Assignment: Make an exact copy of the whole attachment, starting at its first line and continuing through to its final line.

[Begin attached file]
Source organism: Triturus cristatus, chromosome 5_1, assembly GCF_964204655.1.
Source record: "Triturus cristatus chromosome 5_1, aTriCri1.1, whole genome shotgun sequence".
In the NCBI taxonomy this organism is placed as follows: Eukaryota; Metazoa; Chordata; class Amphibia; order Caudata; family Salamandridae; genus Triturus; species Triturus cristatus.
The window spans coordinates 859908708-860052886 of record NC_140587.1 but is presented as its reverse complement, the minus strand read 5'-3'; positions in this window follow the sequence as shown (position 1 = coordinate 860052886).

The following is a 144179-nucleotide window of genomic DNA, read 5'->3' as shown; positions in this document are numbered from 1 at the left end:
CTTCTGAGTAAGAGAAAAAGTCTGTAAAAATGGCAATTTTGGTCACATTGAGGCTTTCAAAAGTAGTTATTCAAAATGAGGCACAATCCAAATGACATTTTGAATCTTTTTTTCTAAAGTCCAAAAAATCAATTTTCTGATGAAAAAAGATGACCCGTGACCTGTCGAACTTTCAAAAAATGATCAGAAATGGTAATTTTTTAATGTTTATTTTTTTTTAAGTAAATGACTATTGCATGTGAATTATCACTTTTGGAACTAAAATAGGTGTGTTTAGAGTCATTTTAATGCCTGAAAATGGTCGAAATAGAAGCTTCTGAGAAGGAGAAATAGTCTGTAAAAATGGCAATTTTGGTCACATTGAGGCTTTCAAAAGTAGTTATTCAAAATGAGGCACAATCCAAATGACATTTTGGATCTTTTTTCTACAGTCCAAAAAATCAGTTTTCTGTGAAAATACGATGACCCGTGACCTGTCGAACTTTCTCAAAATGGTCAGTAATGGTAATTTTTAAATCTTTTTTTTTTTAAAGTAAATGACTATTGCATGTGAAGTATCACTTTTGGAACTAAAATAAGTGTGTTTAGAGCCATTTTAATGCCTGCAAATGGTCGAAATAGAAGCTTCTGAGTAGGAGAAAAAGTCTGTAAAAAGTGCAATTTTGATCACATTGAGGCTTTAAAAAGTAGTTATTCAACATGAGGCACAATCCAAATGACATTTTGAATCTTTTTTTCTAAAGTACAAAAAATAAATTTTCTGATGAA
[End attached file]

Source organism: Triturus cristatus, chromosome 5_1, assembly GCF_964204655.1.
Source record: "Triturus cristatus chromosome 5_1, aTriCri1.1, whole genome shotgun sequence".
In the NCBI taxonomy this organism is placed as follows: Eukaryota; Metazoa; Chordata; class Amphibia; order Caudata; family Salamandridae; genus Triturus; species Triturus cristatus.
The window spans coordinates 859908708-860052886 of record NC_140587.1 but is presented as its reverse complement, the minus strand read 5'-3'; positions in this window follow the sequence as shown (position 1 = coordinate 860052886).

The following is a 144179-nucleotide window of genomic DNA, read 5'->3' as shown; positions in this document are numbered from 1 at the left end:
CTTCTGAGTAAGAGAAAAAGTCTGTAAAAATGGCAATTTTGGTCACATTGAGGCTTTCAAAAGTAGTTATTCAAAATGAGGCACAATCCAAATGACATTTTGAATCTTTTTTTCTAAAGTCCAAAAAATCAATTTTCTGATGAAAAAAGATGACCCGTGACCTGTCGAACTTTCAAAAAATGATCAGAAATGGTAATTTTTTAATGTTTATTTTTTTTTAAGTAAATGACTATTGCATGTGAATTATCACTTTTGGAACTAAAATAGGTGTGTTTAGAGTCATTTTAATGCCTGAAAATGGTCGAAATAGAAGCTTCTGAGAAGGAGAAATAGTCTGTAAAAATGGCAATTTTGGTCACATTGAGGCTTTCAAAAGTAGTTATTCAAAATGAGGCACAATCCAAATGACATTTTGGATCTTTTTTCTACAGTCCAAAAAATCAGTTTTCTGTGAAAATACGATGACCCGTGACCTGTCGAACTTTCTCAAAATGGTCAGTAATGGTAATTTTTAAATCTTTTTTTTTTTAAAGTAAATGACTATTGCATGTGAAGTATCACTTTTGGAACTAAAATAAGTGTGTTTAGAGCCATTTTAATGCCTGCAAATGGTCGAAATAGAAGCTTCTGAGTAGGAGAAAAAGTCTGTAAAAAGTGCAATTTTGATCACATTGAGGCTTTAAAAAGTAGTTATTCAACATGAGGCACAATCCAAATGACATTTTGAATCTTTTTTTCTAAAGTACAAAAAATAAATTTTCTGATGAA